As buyers' habits continue to change, marketing professionals have to either adapt to the changes or risk being left in the dust. Traditional marketing is on the way out and more and more buyers are showing us that they value information from their peers over that from marketing and sales. According to the MarketingCharts.com 2015 Advertising Influence Study, brand advocates are 50% more likely to influence a purchase than a traditional sales rep.
In order to keep up with this trend, many companies are turning towards online communities. From your community you are able to cultivate a group of customer advocates that will act as your brand ambassadors to prospects by telling their stories and helping to answer community members' questions. This is a win-win because it reduces some of the strain put on your support team, and your prospective customers will view information from peers as a more trusted and unbiased source.
It is for these reasons that customer advocacy expert, Bill Lee, founder of the Center of Customer Engagement, believes that, â€œwe are now on the verge of a golden era of customer communities.
Here, we'll go over some of the common traits of customer advocates, how you'll be able to cultivate your own, and some pitfalls to avoid when building positive customer advocacy.
Before you can begin to cultivate more customer advocates, you should first understand some of the common traits that they share to recognize the ones you may already have and to be able to identify them in the future.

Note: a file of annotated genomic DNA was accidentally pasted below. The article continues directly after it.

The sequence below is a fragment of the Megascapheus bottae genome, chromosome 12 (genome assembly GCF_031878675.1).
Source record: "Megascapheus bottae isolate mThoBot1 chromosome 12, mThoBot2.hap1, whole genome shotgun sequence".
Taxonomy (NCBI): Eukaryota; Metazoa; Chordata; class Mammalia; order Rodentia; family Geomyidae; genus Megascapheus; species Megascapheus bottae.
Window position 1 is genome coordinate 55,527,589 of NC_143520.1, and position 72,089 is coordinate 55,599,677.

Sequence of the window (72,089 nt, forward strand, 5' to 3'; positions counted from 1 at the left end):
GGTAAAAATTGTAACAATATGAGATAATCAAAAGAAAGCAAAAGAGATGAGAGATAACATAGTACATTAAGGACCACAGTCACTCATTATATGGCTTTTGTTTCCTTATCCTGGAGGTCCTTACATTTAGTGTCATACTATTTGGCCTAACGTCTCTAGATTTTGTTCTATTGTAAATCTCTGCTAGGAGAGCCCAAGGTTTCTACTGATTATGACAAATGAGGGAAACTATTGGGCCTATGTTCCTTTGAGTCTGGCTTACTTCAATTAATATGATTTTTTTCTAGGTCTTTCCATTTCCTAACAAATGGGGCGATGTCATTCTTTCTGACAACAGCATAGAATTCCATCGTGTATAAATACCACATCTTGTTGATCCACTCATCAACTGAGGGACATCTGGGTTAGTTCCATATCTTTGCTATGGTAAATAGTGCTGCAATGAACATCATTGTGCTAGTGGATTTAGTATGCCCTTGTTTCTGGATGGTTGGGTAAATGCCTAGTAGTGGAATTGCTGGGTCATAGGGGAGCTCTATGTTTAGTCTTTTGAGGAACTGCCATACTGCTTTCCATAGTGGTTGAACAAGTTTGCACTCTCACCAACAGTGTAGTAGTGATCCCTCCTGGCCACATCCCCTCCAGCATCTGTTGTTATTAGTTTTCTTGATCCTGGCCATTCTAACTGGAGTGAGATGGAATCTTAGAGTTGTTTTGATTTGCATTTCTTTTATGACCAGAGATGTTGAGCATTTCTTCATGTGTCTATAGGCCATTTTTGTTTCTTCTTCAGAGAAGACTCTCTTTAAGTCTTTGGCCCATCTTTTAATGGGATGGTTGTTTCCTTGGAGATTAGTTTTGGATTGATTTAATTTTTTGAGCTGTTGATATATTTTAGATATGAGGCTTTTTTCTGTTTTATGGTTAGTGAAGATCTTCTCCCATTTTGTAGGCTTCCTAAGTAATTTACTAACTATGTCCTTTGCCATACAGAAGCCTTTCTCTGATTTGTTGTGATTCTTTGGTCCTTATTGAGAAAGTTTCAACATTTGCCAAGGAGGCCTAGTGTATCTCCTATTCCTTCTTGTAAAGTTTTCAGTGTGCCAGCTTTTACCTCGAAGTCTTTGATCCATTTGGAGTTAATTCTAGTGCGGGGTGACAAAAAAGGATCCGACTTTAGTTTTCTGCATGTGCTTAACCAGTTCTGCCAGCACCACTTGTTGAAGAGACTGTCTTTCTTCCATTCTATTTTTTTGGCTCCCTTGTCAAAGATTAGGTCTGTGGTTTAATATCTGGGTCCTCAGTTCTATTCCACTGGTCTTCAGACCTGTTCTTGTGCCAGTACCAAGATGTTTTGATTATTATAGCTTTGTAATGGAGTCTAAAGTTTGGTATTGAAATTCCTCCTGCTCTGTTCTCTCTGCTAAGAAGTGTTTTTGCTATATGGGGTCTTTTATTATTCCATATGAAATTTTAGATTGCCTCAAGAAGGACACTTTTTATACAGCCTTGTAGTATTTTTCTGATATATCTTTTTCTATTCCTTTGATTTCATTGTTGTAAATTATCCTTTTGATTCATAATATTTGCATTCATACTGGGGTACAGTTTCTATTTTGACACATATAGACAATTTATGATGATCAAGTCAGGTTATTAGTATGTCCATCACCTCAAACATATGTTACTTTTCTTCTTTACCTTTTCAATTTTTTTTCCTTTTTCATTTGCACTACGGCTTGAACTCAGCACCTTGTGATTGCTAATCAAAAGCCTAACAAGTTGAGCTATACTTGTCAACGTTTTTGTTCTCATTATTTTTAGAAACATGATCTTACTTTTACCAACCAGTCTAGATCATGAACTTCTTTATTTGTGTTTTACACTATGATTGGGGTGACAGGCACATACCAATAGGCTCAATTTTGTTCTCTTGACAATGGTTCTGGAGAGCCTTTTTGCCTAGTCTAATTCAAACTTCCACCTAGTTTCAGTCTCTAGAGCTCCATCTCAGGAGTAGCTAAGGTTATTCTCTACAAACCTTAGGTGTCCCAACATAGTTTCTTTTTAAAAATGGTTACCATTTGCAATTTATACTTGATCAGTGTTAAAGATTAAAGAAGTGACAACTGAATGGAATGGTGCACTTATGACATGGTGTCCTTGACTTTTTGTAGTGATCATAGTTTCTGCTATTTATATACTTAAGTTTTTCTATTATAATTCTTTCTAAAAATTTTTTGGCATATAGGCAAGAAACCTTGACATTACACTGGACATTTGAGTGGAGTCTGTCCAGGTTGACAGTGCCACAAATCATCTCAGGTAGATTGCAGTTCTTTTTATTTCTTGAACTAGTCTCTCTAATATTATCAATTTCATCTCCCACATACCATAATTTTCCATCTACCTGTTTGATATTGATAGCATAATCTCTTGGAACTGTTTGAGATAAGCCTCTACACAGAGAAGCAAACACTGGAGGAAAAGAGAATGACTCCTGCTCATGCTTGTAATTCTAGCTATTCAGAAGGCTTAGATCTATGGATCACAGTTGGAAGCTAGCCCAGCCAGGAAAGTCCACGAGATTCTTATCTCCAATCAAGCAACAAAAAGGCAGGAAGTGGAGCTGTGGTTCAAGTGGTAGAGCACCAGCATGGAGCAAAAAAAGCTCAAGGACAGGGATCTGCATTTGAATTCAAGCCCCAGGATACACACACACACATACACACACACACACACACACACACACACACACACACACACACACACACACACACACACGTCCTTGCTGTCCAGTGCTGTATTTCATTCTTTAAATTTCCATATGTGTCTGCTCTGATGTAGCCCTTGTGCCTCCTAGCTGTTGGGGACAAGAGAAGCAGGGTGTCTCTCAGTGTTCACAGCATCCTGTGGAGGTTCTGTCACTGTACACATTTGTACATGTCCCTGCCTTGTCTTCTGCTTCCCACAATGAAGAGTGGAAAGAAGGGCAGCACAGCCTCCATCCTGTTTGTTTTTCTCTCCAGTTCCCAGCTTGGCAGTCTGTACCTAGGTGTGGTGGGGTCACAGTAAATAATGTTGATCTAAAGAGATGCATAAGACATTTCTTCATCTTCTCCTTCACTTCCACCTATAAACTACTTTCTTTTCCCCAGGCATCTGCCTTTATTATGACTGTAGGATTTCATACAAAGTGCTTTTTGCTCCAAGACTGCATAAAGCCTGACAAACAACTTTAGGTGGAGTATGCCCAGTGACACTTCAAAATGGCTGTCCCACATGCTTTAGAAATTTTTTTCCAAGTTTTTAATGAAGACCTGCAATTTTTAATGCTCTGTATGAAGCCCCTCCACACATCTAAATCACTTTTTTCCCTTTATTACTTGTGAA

Customer advocates are much more likely to actively participate and engage with other customers within the community. They don't just make one post every 6 months or so. They are active and their activity is consistent.
You will find that your customer advocates are passionate about your brand and the future of your brand. They feel attached to your cause and want to feel like they're a part of something bigger than themselves.
By tracking community blogs and discussion forums, you should be able to find the members that are sharing their product stories. I find that the really strong customer stories are the ones that are focused on an experience a customer has with a product. Customer advocates are generally willing to share their great experiences with your products with other community members.
Along with sharing their stories, brand advocates are also willing to answer other members' questions. Because your customer advocates are generally seen as experts within the community, their feedback is appreciated and they are viewed as trusted advisor.
By keeping an eye out for your community members that exhibit these traits, you will quickly become an expert at picking out potential candidates to become customer advocates. Once you have identified the customer advocates that you may already have, it's time to learn how to cultivate new ones.
So, now that we have learned to identify some similar activities that customer advocates fulfil while using communities, we can now get into how you can continue to grow your customer advocate team, or how to start a customer advocacy program if you don't have one in place already.
In order to really build a network of customer advocates, we first need to get a clear understanding of what makes them tick. Rather than compensating advocates with incentives like money, special promotions, etc., it is much more effective to drive positive advocacy off of both social and personal drivers.
Here is an example of a social driver and an example of a personal driver.
Reputation and Status
One of the best ways to appeal to someone's reputation and status is to recognize them. You can reward active participants in your community by tagging them in a forum that you would like them to comment in. The person you tag should be an expert in that specific topic. This will make them feel recognized as being an expert in that topic and will also make them feel like a valued member of the community.